** 2021 Stock ** John Luther Adams is an Alaskan composer. For Adams, Alaska is not a catalogue of ideas and sounds, instead, Alaska is a provocation. For all of its enormity, Alaska leans inward towards essential qualities and purified forces, and in Adams’ music we find this same sense of space and the same tendency inward towards the purified. His is an intimate and focused music that reverberates in a large place. Strange and Sacred Noise is a monumental work for percussion quartet in 9 movements. The spatially separated percussionists make this an ideal work for surround-sound, as waves of percussion criss-cross around the room often to a hallucinatory effect. Its dynamics range from the threshold of audibility to the threshold of pain.
It embraces unsettling timbres and virtually the entire audible spectrum of sound. Much of this music is loud. It buzzes the eardrums, rattles the rib cage, and immerses the listener in an overwhelming physical presence of sound. Some of that presence arises spontaneously in the air, through the dynamic interplay of complex, high-energy sounds – thundering drums, roaring tam-tams, hammered bells, wailing sirens – the acoustics of the performance space, and the psycho-acoustics of our own hearing.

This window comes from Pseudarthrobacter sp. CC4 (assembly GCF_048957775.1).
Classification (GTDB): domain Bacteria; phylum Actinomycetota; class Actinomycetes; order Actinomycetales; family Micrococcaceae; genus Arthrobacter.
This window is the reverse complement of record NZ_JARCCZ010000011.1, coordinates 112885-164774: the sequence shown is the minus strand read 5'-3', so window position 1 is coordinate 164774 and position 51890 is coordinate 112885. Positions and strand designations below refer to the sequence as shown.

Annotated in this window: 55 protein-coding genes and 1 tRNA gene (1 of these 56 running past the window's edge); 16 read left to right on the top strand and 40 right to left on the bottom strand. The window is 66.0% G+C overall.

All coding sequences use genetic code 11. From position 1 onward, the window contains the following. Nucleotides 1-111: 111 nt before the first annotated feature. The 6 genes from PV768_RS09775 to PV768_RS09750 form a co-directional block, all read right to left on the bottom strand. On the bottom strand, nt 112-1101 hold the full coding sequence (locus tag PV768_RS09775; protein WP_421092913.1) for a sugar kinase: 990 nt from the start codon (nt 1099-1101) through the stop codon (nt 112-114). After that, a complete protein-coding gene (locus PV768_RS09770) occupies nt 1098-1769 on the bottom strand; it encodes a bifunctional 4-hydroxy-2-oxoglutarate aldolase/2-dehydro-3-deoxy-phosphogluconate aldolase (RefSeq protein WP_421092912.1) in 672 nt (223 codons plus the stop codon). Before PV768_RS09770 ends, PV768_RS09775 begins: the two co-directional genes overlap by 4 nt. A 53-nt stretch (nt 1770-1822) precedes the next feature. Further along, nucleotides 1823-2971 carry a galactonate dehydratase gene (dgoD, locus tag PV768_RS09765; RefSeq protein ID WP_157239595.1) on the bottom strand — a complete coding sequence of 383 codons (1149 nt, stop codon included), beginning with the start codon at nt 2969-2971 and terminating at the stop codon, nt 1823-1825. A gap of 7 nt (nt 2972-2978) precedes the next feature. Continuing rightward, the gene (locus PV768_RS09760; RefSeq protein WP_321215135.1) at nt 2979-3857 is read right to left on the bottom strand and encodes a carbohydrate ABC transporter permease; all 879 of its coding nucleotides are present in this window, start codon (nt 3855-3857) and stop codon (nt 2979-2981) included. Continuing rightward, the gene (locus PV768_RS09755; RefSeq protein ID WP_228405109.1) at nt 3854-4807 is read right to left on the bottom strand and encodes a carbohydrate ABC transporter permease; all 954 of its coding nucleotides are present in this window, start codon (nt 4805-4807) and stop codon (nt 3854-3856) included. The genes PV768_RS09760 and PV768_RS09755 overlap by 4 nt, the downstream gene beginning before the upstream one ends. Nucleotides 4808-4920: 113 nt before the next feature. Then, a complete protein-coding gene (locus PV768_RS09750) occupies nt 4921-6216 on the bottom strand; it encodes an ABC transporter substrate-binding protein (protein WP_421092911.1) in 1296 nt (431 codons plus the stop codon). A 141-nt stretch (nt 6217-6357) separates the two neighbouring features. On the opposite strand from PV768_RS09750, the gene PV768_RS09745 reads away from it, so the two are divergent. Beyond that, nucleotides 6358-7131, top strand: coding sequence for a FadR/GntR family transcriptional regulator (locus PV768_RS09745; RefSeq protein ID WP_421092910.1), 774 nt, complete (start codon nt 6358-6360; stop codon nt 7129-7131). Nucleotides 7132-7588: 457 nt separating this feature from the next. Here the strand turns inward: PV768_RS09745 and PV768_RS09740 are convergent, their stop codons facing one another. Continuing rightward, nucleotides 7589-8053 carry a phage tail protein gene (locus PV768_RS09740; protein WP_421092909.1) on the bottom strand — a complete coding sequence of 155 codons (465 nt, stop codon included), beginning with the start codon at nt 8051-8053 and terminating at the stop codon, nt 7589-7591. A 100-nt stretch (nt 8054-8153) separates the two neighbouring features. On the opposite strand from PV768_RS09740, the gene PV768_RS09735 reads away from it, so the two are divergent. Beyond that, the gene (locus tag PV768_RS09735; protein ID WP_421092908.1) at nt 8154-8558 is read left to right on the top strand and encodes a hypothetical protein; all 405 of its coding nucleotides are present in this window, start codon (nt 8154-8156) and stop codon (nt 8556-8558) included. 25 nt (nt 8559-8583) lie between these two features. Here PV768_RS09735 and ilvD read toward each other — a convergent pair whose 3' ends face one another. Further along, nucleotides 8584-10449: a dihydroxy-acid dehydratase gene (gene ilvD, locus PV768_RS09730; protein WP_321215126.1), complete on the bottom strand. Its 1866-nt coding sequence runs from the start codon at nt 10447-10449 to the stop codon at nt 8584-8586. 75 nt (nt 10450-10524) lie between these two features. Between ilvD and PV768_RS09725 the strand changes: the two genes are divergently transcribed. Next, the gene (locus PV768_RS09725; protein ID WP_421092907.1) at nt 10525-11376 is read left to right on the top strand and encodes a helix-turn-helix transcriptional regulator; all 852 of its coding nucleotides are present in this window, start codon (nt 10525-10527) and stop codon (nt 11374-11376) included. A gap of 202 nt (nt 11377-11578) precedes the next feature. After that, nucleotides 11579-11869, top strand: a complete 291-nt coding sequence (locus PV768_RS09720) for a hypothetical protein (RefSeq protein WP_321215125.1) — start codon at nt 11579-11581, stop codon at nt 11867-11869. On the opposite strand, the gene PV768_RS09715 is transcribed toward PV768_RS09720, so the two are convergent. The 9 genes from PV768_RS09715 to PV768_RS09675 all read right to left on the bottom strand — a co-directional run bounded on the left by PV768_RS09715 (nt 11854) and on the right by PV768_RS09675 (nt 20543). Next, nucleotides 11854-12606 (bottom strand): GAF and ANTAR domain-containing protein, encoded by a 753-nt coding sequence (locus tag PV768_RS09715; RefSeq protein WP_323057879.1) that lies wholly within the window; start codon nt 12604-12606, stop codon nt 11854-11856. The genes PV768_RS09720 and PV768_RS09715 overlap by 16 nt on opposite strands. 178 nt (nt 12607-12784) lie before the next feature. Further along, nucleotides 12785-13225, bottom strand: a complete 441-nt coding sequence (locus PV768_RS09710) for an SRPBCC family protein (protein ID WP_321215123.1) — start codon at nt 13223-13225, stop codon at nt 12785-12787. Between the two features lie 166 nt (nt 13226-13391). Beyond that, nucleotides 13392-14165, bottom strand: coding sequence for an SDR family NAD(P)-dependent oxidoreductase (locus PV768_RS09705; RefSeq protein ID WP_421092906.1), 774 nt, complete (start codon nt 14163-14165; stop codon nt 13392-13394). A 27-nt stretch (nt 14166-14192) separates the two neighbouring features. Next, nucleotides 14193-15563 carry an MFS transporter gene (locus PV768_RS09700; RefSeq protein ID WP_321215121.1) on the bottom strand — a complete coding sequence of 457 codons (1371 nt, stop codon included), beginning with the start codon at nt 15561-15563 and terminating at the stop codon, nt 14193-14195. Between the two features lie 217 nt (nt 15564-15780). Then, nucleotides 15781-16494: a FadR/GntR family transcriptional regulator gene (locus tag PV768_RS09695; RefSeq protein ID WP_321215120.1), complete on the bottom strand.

The instrumentation is at once unique and spare. Each movement is dedicated to the sonic exploration of a quartet of similar instruments – two snare drums and two field drums provide plaintive melodies in …dust into dust… as well as …and dust rising…, and the thundering velocities crossing in phase-space is scored for multiple tom-toms and bass drums. Other movements are scored for sets of tam-tams, mallets, and unique explorations of quartets of triangles and devastating air-raid sirens. Expert performances by Percussion Group Cincinnati, who commissioned and premiered the piece. Liner notes by Steve Schick and the composer.
The DVD includes bonus 60-minute video interview with the composer in conversation with Allen Otte, director of Percussion Group Cincinnati; Composer supervised first recording. 24-bit surround sound in Dolby Digital and DTS; English, French, German and Spanish subtitles. Note: the performance of Strange and Sacred Noise is not accompanied by video.